- Price: £2,088.89
- Weight: 7.7kg
- Sizes: 51cm, 54cm, 56cm, 58cm
- Size tested: 58cm
- Website: Ribble Cycles
The Aero 883 is Ribble’s full-carbon, aerodynamic road frame, designed in conjunction with Sheffield’s Performance Engineered Solutions. It features tubes of varying profiles and sizes, internal cable routing for the mechs and rear brake, and direct-mount calipers, with the rear unit hidden behind the bottom bracket shell. It’s a sleek, good-looking chassis with the sort of flat sides and sharp edges you might see on a stealth fighter. Ribble doesn’t provide any performance data for the Aero 883, so how it stacks up aerodynamically against the competition is unknown, but if appearances are anything to go by, it’s a decent foundation upon which to build.
The 883 was gradually tailored into my idea of a perfect partner using Ribble’s online bike builder. The frame was specced up with an 11-speed Shimano Ultegra groupset (53-39t chainrings and 12-25t cassette), a Fizik Arione saddle, Deda Trentacinque bars and stem, and Shimano RS81 wheels shod with 25mm Schwalbe Durano tyres for a final price of £2,088.89.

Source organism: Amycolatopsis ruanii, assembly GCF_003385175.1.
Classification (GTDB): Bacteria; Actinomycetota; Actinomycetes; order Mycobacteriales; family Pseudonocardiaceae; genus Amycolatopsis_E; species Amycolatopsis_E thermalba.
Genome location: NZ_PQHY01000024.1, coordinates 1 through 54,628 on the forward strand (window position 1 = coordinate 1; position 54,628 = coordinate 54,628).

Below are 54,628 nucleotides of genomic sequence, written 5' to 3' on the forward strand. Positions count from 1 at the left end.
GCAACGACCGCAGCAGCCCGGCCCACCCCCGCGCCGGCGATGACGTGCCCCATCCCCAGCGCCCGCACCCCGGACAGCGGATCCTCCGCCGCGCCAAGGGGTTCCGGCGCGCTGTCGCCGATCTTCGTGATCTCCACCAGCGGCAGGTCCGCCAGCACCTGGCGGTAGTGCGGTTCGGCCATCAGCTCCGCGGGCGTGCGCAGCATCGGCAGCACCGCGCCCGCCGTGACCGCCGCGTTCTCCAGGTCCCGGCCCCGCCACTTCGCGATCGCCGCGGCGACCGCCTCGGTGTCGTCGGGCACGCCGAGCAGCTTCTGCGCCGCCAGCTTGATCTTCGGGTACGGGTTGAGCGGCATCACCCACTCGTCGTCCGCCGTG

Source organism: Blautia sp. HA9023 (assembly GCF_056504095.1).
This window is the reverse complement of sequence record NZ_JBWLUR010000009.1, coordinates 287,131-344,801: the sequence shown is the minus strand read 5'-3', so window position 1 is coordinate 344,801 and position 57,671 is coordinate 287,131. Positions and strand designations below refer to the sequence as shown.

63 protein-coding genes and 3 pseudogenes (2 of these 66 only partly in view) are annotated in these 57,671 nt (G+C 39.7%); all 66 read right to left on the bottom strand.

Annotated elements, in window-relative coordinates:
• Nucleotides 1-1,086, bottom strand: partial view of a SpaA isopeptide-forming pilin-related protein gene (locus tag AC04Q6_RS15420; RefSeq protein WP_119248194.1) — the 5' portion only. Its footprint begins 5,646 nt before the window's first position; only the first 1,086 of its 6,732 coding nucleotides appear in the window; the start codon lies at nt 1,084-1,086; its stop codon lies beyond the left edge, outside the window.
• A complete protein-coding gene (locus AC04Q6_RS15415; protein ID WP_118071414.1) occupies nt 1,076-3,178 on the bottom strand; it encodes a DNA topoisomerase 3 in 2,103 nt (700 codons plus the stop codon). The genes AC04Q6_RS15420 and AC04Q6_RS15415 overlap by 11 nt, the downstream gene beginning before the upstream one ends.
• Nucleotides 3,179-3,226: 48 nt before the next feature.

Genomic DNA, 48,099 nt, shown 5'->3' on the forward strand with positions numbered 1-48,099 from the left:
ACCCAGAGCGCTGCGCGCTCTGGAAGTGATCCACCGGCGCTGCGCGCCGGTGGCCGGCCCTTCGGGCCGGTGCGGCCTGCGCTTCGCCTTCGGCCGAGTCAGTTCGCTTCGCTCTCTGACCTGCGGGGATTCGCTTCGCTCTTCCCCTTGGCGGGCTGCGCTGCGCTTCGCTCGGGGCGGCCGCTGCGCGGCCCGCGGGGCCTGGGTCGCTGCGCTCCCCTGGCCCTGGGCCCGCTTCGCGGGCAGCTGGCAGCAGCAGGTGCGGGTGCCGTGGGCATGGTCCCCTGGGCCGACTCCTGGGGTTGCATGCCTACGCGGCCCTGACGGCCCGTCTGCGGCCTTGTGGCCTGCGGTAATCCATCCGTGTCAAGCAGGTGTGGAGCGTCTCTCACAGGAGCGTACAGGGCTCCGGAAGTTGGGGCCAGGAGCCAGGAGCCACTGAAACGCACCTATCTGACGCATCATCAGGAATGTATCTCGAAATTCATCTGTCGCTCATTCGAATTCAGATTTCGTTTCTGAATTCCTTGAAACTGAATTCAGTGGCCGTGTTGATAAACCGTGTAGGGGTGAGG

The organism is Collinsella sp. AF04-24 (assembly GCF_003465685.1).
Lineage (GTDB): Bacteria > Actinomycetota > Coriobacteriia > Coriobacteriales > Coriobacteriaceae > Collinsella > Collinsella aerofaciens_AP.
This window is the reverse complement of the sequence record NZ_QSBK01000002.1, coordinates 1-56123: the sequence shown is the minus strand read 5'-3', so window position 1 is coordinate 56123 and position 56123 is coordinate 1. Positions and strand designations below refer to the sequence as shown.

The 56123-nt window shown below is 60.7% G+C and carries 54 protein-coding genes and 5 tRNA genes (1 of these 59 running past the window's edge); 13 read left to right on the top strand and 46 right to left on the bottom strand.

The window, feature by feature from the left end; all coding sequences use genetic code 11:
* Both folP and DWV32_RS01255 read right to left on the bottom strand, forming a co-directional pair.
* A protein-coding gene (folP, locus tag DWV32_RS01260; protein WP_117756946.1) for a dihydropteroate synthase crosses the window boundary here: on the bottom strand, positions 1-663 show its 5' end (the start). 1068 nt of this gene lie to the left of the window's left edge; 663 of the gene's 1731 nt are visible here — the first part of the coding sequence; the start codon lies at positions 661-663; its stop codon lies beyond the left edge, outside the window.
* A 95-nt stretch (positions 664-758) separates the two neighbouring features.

All of which is very nice kit and, on paper, was certainly enough to appeal to my head. But would it be able to win my heart when we finally met?
Love at first sight?
Unboxing the Aero 883 or, if you prefer, lifting the veil on it, is an exciting moment. First impressions, on the whole, are encouraging – it looks to be a classy, carefully sculpted frame with tight clearances between the front wheel and downtube, and rear wheel and seattube.
But it’s not without a few quirks. The first is on the seatstays. With the rear brake hidden behind the bottom bracket shell, the seatstays have nothing to carry and without a bridge to link them appear to be spaced very far apart.
Then there’s the seatpost clamp, which is probably the oddest design anyone’s ever come up with. Instead of a typical collar or internal wedge, the clamp on the Aero 883 relies on a vertically aligned plate inside the seattube which sandwiches the seatpost against the back of the tube’s wall. It’s an unconventional idea that does a very good job of holding the seatpost in place (there was no slippage throughout the entire test period despite a lack of carbon fibre grip gel) but it creates a couple of problems.